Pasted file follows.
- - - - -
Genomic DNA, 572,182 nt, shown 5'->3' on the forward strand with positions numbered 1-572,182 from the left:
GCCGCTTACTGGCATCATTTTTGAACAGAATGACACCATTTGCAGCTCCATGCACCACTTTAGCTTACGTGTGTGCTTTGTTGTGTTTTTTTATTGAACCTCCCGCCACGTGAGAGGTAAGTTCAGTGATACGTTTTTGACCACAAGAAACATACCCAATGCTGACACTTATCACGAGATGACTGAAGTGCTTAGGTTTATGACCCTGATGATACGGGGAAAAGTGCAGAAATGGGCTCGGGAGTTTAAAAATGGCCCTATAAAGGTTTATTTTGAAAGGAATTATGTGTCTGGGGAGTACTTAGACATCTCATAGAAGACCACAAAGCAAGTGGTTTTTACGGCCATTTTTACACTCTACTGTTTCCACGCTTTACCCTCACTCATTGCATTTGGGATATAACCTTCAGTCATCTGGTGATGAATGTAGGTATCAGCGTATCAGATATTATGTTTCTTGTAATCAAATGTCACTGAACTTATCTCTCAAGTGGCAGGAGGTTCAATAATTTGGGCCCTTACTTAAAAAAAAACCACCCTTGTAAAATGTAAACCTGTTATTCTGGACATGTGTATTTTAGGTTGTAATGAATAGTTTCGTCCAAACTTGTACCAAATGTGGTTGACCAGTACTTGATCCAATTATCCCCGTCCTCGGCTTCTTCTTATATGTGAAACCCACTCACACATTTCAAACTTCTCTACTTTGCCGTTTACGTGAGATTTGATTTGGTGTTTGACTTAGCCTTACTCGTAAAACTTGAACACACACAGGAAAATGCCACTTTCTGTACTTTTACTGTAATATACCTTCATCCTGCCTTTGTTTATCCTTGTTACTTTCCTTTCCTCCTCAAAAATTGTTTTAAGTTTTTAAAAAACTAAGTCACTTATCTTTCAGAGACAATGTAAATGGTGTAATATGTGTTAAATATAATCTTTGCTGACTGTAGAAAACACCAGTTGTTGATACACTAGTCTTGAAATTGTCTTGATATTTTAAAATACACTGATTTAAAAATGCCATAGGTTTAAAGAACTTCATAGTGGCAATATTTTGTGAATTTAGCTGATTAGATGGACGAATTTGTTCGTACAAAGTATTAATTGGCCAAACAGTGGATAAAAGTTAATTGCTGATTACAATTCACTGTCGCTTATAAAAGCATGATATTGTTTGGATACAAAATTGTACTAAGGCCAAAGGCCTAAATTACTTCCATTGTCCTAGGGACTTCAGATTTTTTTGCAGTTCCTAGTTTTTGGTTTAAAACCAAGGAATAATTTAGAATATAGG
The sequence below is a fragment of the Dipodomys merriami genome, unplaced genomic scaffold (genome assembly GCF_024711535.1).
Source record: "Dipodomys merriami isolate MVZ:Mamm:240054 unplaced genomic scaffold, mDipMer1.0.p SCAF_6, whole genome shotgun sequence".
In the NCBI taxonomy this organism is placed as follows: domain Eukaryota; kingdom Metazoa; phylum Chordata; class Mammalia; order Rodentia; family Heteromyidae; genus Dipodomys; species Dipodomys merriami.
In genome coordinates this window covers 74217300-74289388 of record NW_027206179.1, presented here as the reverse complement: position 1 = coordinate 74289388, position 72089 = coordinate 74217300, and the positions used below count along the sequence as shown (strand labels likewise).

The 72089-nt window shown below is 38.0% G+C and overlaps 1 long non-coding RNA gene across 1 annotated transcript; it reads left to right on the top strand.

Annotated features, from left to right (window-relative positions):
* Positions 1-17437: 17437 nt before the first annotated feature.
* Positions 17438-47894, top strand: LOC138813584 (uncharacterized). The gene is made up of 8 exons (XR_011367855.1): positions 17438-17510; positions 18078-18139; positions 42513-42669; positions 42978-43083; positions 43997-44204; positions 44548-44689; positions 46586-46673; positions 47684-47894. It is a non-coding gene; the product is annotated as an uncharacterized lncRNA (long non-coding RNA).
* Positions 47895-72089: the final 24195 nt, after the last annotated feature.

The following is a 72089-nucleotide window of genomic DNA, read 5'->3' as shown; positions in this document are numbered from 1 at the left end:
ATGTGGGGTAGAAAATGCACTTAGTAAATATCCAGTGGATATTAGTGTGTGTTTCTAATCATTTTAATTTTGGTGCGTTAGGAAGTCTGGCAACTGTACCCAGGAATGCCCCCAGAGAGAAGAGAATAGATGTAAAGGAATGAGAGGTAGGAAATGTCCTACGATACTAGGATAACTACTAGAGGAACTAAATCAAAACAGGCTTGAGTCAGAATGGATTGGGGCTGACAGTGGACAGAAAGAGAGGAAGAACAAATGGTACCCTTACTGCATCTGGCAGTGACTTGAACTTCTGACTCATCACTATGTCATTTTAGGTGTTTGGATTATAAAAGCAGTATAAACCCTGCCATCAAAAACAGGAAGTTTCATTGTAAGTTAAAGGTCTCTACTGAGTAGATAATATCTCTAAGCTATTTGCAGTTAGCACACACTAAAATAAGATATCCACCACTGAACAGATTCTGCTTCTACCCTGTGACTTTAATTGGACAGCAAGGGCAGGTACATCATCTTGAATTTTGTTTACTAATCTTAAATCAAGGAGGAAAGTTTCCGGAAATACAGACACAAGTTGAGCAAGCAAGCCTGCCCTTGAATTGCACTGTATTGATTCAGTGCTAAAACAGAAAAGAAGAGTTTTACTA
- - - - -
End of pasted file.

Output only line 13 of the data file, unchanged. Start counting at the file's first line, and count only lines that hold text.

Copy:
ATGTGGGGTAGAAAATGCACTTAGTAAATATCCAGTGGATATTAGTGTGTGTTTCTAATCATTTTAATTTTGGTGCGTTAGGAAGTCTGGCAACTGTACCCAGGAATGCCCCCAGAGAGAAGAGAATAGATGTAAAGGAATGAGAGGTAGGAAATGTCCTACGATACTAGGATAACTACTAGAGGAACTAAATCAAAACAGGCTTGAGTCAGAATGGATTGGGGCTGACAGTGGACAGAAAGAGAGGAAGAACAAATGGTACCCTTACTGCATCTGGCAGTGACTTGAACTTCTGACTCATCACTATGTCATTTTAGGTGTTTGGATTATAAAAGCAGTATAAACCCTGCCATCAAAAACAGGAAGTTTCATTGTAAGTTAAAGGTCTCTACTGAGTAGATAATATCTCTAAGCTATTTGCAGTTAGCACACACTAAAATAAGATATCCACCACTGAACAGATTCTGCTTCTACCCTGTGACTTTAATTGGACAGCAAGGGCAGGTACATCATCTTGAATTTTGTTTACTAATCTTAAATCAAGGAGGAAAGTTTCCGGAAATACAGACACAAGTTGAGCAAGCAAGCCTGCCCTTGAATTGCACTGTATTGATTCAGTGCTAAAACAGAAAAGAAGAGTTTTACTA